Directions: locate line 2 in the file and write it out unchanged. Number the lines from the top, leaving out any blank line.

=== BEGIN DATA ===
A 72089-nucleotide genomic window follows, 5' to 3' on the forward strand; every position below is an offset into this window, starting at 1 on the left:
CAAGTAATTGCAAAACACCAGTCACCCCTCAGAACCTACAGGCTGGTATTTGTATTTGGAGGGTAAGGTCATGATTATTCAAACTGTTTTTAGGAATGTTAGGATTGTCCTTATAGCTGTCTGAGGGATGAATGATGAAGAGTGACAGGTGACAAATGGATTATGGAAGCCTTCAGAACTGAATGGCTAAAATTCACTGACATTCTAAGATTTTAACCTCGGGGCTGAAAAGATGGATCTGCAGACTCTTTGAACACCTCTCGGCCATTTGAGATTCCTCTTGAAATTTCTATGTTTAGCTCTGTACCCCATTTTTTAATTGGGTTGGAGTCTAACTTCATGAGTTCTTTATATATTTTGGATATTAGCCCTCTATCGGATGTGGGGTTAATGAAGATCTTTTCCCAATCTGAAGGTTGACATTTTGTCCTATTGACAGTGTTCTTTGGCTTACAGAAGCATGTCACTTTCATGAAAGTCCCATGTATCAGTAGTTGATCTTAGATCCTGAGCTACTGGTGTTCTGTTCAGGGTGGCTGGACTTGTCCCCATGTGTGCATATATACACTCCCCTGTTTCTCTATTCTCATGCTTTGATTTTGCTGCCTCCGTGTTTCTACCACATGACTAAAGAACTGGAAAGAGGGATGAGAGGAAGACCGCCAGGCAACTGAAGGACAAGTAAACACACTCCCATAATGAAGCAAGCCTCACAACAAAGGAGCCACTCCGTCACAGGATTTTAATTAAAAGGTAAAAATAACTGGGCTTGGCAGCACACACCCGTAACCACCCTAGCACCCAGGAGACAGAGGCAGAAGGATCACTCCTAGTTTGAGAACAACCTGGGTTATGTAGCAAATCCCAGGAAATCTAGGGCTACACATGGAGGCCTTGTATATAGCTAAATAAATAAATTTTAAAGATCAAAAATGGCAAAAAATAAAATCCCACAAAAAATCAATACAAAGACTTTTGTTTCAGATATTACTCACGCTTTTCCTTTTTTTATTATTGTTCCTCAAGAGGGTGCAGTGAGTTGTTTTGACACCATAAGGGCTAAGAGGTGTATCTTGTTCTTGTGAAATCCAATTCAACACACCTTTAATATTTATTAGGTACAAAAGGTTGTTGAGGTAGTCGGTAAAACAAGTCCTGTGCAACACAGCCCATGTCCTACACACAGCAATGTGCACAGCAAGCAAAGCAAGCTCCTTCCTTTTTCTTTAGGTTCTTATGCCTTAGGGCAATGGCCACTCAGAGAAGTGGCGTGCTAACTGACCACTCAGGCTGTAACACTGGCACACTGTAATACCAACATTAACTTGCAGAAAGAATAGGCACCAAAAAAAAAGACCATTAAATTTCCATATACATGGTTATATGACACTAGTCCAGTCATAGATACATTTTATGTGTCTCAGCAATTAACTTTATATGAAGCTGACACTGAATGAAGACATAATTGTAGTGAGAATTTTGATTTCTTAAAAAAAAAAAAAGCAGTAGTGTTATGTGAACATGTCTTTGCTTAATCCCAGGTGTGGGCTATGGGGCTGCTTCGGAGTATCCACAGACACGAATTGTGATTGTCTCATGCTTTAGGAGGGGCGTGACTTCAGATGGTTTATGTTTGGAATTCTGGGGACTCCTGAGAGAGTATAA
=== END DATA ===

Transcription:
CAAGTAATTGCAAAACACCAGTCACCCCTCAGAACCTACAGGCTGGTATTTGTATTTGGAGGGTAAGGTCATGATTATTCAAACTGTTTTTAGGAATGTTAGGATTGTCCTTATAGCTGTCTGAGGGATGAATGATGAAGAGTGACAGGTGACAAATGGATTATGGAAGCCTTCAGAACTGAATGGCTAAAATTCACTGACATTCTAAGATTTTAACCTCGGGGCTGAAAAGATGGATCTGCAGACTCTTTGAACACCTCTCGGCCATTTGAGATTCCTCTTGAAATTTCTATGTTTAGCTCTGTACCCCATTTTTTAATTGGGTTGGAGTCTAACTTCATGAGTTCTTTATATATTTTGGATATTAGCCCTCTATCGGATGTGGGGTTAATGAAGATCTTTTCCCAATCTGAAGGTTGACATTTTGTCCTATTGACAGTGTTCTTTGGCTTACAGAAGCATGTCACTTTCATGAAAGTCCCATGTATCAGTAGTTGATCTTAGATCCTGAGCTACTGGTGTTCTGTTCAGGGTGGCTGGACTTGTCCCCATGTGTGCATATATACACTCCCCTGTTTCTCTATTCTCATGCTTTGATTTTGCTGCCTCCGTGTTTCTACCACATGACTAAAGAACTGGAAAGAGGGATGAGAGGAAGACCGCCAGGCAACTGAAGGACAAGTAAACACACTCCCATAATGAAGCAAGCCTCACAACAAAGGAGCCACTCCGTCACAGGATTTTAATTAAAAGGTAAAAATAACTGGGCTTGGCAGCACACACCCGTAACCACCCTAGCACCCAGGAGACAGAGGCAGAAGGATCACTCCTAGTTTGAGAACAACCTGGGTTATGTAGCAAATCCCAGGAAATCTAGGGCTACACATGGAGGCCTTGTATATAGCTAAATAAATAAATTTTAAAGATCAAAAATGGCAAAAAATAAAATCCCACAAAAAATCAATACAAAGACTTTTGTTTCAGATATTACTCACGCTTTTCCTTTTTTTATTATTGTTCCTCAAGAGGGTGCAGTGAGTTGTTTTGACACCATAAGGGCTAAGAGGTGTATCTTGTTCTTGTGAAATCCAATTCAACACACCTTTAATATTTATTAGGTACAAAAGGTTGTTGAGGTAGTCGGTAAAACAAGTCCTGTGCAACACAGCCCATGTCCTACACACAGCAATGTGCACAGCAAGCAAAGCAAGCTCCTTCCTTTTTCTTTAGGTTCTTATGCCTTAGGGCAATGGCCACTCAGAGAAGTGGCGTGCTAACTGACCACTCAGGCTGTAACACTGGCACACTGTAATACCAACATTAACTTGCAGAAAGAATAGGCACCAAAAAAAAAGACCATTAAATTTCCATATACATGGTTATATGACACTAGTCCAGTCATAGATACATTTTATGTGTCTCAGCAATTAACTTTATATGAAGCTGACACTGAATGAAGACATAATTGTAGTGAGAATTTTGATTTCTTAAAAAAAAAAAAAGCAGTAGTGTTATGTGAACATGTCTTTGCTTAATCCCAGGTGTGGGCTATGGGGCTGCTTCGGAGTATCCACAGACACGAATTGTGATTGTCTCATGCTTTAGGAGGGGCGTGACTTCAGATGGTTTATGTTTGGAATTCTGGGGACTCCTGAGAGAGTATAA